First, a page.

Memoir Writing Workshops:

"Writing the Spiritual Memoir"


"Seven Types of Memoir"


"Writing the Memoir"

Thomas Larson has given two-hour, all-day, and weeklong workshops at bookstores, writing centers, libraries, writers' guilds, private groups, and universities for beginning and advanced memoirists throughout the United States.

From 2007 to 2019, venues include:

Cuyahoga Library, South Euclid Branch (Cleveland, OH)

Kachemak Bay Writers' Conference (Homer, AK)

Santa Fe Summer Workshop (Santa Fe, NM)

Hudson Valley Writers' Center (Sleepy Hollow, NY)

MFA Low-Residency Program (Ashland, OH)

The Writers' Center (Bethesda, MD)

The Writers' Workshoppe (Port Townsend, WA)

Warwick’s Bookstore (La Jolla, CA)

Ghost Ranch (Santa Fe, NM)

Ghost Ranch Fall Writing Festival (Abiquiu, NM)

St. Louis Writer’s Guild

Lancaster (PA) Literary Guild

Writers’ Center of Indiana (Indianapolis, IN)

Mobile Writers Guild (Mobile, AL)

Bookpeople (Austin, TX)

Houston (TX) Public Library

Palm Springs (CA) Public Library

Book Passage (Corte Madera, CA)

Margaret Mitchell House (Atlanta, GA)

OLLI Memoir Writers (Auburn, AL)

Clemente Program (Port Hadlock, WA)

Wordstock (Portland, OR)

Kansas City (MO) Public Library

Columbia (MO) Public Library

The Loft (Minneapolis, MN)

Worthington Library (Columbus, OH)


"Writing About Illness"

An Annotated List


Price: email me

The Narrative Elements of Memoir Print E-mail

The Narrative Elements of Memoir

First, some definitions. Memoir (or autobiography) contains stories about one’s life, usually on a very particular focus—a pivotal year after college; an affair and its aftermath; a relationship between mother and daughter. It’s impossible to write one’s whole life story; instead writers find a focus and then tell stories about people, events, or phases within that focus. Narrative refers to telling a story, the temporal sequence of how events are related to one another in time. Pacing is the technique by which we vary the passage of time, that is how slow or how fast we make the time pass dependent on the particular element of narrative writing we use, page by page.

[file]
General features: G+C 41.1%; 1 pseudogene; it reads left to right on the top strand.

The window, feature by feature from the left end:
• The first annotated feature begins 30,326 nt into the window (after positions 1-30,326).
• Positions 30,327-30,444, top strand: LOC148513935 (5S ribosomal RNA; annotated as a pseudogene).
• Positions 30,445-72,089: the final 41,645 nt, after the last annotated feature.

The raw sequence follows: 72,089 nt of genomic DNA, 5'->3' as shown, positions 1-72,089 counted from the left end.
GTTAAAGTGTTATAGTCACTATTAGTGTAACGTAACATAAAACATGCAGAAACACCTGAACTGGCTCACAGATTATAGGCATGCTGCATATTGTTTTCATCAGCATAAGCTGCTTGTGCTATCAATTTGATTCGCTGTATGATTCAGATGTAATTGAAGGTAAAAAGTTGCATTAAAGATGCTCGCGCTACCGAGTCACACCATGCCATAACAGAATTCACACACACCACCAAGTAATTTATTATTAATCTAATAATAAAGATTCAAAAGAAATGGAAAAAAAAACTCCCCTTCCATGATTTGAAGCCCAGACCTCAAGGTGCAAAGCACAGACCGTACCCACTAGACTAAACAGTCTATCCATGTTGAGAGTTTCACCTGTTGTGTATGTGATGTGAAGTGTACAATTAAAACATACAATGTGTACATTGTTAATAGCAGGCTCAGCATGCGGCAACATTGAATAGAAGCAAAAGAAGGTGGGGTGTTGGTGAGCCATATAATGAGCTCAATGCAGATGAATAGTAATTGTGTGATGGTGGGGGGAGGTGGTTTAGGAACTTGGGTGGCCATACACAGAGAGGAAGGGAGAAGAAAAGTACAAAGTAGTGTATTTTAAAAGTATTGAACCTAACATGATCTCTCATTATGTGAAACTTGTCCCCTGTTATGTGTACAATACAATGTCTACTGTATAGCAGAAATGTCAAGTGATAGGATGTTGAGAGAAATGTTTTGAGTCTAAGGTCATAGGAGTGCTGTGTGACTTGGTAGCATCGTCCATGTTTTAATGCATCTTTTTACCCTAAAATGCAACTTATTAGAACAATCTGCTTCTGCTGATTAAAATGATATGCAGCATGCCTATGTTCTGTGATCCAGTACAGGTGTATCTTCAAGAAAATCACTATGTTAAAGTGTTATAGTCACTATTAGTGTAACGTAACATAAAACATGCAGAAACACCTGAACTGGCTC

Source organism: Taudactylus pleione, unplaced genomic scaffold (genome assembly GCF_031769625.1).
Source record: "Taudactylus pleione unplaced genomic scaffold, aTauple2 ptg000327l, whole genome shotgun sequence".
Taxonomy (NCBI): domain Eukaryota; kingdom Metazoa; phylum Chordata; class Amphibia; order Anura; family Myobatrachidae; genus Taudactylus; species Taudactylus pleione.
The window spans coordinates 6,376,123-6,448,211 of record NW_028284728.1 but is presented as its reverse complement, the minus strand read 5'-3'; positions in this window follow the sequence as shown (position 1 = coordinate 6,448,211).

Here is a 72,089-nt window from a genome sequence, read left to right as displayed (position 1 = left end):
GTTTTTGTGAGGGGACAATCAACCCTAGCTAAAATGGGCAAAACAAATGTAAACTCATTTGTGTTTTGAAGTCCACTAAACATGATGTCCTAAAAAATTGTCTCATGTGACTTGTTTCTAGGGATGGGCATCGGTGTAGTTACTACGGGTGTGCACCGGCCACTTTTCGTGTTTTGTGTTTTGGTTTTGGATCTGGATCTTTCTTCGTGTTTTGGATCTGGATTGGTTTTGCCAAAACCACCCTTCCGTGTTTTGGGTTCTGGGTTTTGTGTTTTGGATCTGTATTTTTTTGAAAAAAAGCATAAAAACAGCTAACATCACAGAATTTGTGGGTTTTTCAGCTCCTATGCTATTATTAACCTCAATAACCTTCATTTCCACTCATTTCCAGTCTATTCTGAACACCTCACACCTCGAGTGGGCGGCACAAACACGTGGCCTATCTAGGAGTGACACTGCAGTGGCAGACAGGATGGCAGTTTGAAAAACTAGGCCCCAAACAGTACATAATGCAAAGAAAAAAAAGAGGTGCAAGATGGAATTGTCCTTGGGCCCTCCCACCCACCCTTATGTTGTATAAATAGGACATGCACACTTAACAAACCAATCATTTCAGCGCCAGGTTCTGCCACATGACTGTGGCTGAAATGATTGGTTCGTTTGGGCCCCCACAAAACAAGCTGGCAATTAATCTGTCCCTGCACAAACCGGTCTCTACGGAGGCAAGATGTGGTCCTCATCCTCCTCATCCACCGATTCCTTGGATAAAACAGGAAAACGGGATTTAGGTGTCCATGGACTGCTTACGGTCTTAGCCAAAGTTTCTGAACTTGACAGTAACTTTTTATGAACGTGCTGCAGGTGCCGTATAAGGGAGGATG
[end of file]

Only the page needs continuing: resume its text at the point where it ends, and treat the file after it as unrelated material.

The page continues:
In Autobiography: A Reader for Writers, Robert Lyons says that autobiographers and memoir writers choose from a spectrum of possible ways to represent the passage of time when writing about experience. The spectrum has two poles which are far removed from each other: “narratives that comment extensively on experience and narratives that present experience directly.” This is a good definition for our purposes here in discussing memoir and narrative time. It says basically that most memoir writers in order to tell about their experience must use narrative but they can use it in different, sometimes radically different, ways.

The rest of this essay is available as an eBook for $2.99.

What Exactly Happened: Four Essays on the Craft of Memoir.

The rest of this essay is availably on Kindle: What Exactly Happened: Four Essays on the Craft of Memoir, $2.99.